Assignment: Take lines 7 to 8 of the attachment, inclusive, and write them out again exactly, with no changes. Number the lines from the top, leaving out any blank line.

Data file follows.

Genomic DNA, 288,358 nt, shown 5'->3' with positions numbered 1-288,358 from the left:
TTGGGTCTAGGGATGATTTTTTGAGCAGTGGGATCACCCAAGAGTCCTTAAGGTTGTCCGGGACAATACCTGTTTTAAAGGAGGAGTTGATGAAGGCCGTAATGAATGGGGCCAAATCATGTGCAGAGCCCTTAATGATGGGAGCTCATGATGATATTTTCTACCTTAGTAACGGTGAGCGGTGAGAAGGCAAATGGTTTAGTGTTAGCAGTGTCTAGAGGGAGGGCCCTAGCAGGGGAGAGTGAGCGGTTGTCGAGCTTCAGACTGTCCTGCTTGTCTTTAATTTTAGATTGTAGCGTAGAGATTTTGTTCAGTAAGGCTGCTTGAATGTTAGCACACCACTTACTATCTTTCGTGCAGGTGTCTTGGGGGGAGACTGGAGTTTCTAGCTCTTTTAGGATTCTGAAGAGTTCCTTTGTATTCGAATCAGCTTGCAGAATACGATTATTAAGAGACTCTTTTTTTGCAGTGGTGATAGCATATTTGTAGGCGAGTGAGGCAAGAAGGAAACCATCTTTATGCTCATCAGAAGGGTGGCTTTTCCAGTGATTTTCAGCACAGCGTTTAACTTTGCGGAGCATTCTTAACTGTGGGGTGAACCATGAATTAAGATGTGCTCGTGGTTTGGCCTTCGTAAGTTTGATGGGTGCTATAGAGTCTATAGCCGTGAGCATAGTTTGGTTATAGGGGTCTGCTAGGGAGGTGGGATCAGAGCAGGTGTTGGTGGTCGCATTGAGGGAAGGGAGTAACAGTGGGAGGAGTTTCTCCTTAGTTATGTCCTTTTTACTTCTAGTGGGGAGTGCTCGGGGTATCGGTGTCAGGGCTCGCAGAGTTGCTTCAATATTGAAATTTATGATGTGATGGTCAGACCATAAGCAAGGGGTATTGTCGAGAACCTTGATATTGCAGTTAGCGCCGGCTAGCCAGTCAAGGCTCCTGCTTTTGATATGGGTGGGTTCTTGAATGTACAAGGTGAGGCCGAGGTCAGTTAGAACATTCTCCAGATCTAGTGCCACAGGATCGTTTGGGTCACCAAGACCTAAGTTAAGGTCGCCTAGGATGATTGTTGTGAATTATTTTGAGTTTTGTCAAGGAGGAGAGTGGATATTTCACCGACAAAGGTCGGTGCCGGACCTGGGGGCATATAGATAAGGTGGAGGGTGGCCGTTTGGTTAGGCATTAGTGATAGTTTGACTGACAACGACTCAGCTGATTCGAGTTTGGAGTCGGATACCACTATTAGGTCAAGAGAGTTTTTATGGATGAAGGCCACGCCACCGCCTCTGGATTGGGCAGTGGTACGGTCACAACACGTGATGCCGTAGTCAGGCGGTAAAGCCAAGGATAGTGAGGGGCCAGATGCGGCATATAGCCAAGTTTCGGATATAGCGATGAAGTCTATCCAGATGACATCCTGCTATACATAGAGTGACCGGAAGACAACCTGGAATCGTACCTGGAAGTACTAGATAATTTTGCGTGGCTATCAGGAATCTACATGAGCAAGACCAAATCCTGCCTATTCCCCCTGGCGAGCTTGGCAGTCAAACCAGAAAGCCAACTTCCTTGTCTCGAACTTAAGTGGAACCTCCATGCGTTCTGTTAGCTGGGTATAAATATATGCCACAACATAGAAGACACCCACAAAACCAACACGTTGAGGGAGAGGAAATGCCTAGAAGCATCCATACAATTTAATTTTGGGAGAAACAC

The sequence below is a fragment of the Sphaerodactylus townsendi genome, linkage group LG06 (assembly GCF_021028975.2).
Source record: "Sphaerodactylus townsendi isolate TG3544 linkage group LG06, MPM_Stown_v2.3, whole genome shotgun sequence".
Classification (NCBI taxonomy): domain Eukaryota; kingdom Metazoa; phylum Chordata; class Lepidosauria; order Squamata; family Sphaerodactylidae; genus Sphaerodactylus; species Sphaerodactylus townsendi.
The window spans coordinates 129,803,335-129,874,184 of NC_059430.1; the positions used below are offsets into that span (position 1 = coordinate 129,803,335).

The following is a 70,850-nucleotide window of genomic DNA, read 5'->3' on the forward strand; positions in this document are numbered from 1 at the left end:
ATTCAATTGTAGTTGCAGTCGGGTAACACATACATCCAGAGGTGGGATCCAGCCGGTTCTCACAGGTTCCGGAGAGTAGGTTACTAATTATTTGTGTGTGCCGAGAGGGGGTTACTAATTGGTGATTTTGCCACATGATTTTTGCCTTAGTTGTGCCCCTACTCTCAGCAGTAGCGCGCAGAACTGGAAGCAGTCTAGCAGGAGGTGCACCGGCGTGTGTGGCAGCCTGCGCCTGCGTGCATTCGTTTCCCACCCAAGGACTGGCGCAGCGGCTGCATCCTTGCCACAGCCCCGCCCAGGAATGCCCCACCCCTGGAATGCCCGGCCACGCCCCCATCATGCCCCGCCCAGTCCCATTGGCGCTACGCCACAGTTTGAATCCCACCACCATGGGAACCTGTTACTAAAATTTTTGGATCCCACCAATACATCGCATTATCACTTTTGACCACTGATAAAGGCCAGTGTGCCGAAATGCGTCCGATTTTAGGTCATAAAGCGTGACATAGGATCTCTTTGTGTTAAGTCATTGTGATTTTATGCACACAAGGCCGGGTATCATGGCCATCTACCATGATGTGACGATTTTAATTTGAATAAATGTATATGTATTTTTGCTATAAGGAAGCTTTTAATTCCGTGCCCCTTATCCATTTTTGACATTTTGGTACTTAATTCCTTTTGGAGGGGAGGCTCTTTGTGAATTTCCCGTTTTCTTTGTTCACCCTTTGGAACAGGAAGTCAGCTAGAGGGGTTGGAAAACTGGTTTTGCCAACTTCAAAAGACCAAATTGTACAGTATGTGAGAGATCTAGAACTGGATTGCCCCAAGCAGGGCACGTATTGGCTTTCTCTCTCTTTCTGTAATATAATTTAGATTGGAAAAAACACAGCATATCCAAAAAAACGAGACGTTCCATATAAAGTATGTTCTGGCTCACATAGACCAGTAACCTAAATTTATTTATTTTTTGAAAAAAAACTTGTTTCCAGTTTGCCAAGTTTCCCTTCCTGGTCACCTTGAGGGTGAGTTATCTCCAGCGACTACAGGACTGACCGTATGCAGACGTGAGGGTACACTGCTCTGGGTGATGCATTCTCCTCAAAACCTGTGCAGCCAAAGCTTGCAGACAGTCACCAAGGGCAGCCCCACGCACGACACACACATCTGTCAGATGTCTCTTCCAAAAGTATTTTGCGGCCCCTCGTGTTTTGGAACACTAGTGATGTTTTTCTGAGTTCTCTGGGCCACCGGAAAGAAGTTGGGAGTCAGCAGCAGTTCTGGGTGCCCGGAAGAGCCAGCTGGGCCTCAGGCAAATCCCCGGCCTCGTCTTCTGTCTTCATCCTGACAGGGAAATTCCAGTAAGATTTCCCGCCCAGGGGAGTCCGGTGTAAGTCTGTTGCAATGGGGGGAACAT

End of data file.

The following is a 70,850-nucleotide window of genomic DNA, read 5'->3' on the forward strand; positions in this document are numbered from 1 at the left end:
ATTCAATTGTAGTTGCAGTCGGGTAACACATACATCCAGAGGTGGGATCCAGCCGGTTCTCACAGGTTCCGGAGAGTAGGTTACTAATTATTTGTGTGTGCCGAGAGGGGGTTACTAATTGGTGATTTTGCCACATGATTTTTGCCTTAGTTGTGCCCCTACTCTCAGCAGTAGCGCGCAGAACTGGAAGCAGTCTAGCAGGAGGTGCACCGGCGTGTGTGGCAGCCTGCGCCTGCGTGCATTCGTTTCCCACCCAAGGACTGGCGCAGCGGCTGCATCCTTGCCACAGCCCCGCCCAGGAATGCCCCACCCCTGGAATGCCCGGCCACGCCCCCATCATGCCCCGCCCAGTCCCATTGGCGCTACGCCACAGTTTGAATCCCACCACCATGGGAACCTGTTACTAAAATTTTTGGATCCCACCAATACATCGCATTATCACTTTTGACCACTGATAAAGGCCAGTGTGCCGAAATGCGTCCGATTTTAGGTCATAAAGCGTGACATAGGATCTCTTTGTGTTAAGTCATTGTGATTTTATGCACACAAGGCCGGGTATCATGGCCATCTACCATGATGTGACGATTTTAATTTGAATAAATGTATATGTATTTTTGCTATAAGGAAGCTTTTAATTCCGTGCCCCTTATCCATTTTTGACATTTTGGTACTTAATTCCTTTTGGAGGGGAGGCTCTTTGTGAATTTCCCGTTTTCTTTGTTCACCCTTTGGAACAGGAAGTCAGCTAGAGGGGTTGGAAAACTGGTTTTGCCAACTTCAAAAGACCAAATTGTACAGTATGTGAGAGATCTAGAACTGGATTGCCCCAAGCAGGGCACGTATTGGCTTTCTCTCTCTTTCTGTAATATAATTTAGATTGGAAAAAACACAGCATATCCAAAAAAACGAGACGTTCCATATAAAGTATGTTCTGGCTCACATAGACCAGTAACCTAAATTTATTTATTTTTTGAAAAAAAACTTGTTTCCAGTTTGCCAAGTTTCCCTTCCTGGTCACCTTGAGGGTGAGTTATCTCCAGCGACTACAGGACTGACCGTATGCAGACGTGAGGGTACACTGCTCTGGGTGATGCATTCTCCTCAAAACCTGTGCAGCCAAAGCTTGCAGACAGTCACCAAGGGCAGCCCCACGCACGACACACACATCTGTCAGATGTCTCTTCCAAAAGTATTTTGCGGCCCCTCGTGTTTTGGAACACTAGTGATGTTTTTCTGAGTTCTCTGGGCCACCGGAAAGAAGTTGGGAGTCAGCAGCAGTTCTGGGTGCCCGGAAGAGCCAGCTGGGCCTCAGGCAAATCCCCGGCCTCGTCTTCTGTCTTCATCCTGACAGGGAAATTCCAGTAAGATTTCCCGCCCAGGGGAGTCCGGTGTAAGTCTGTTGCAATGGGGGGAACAT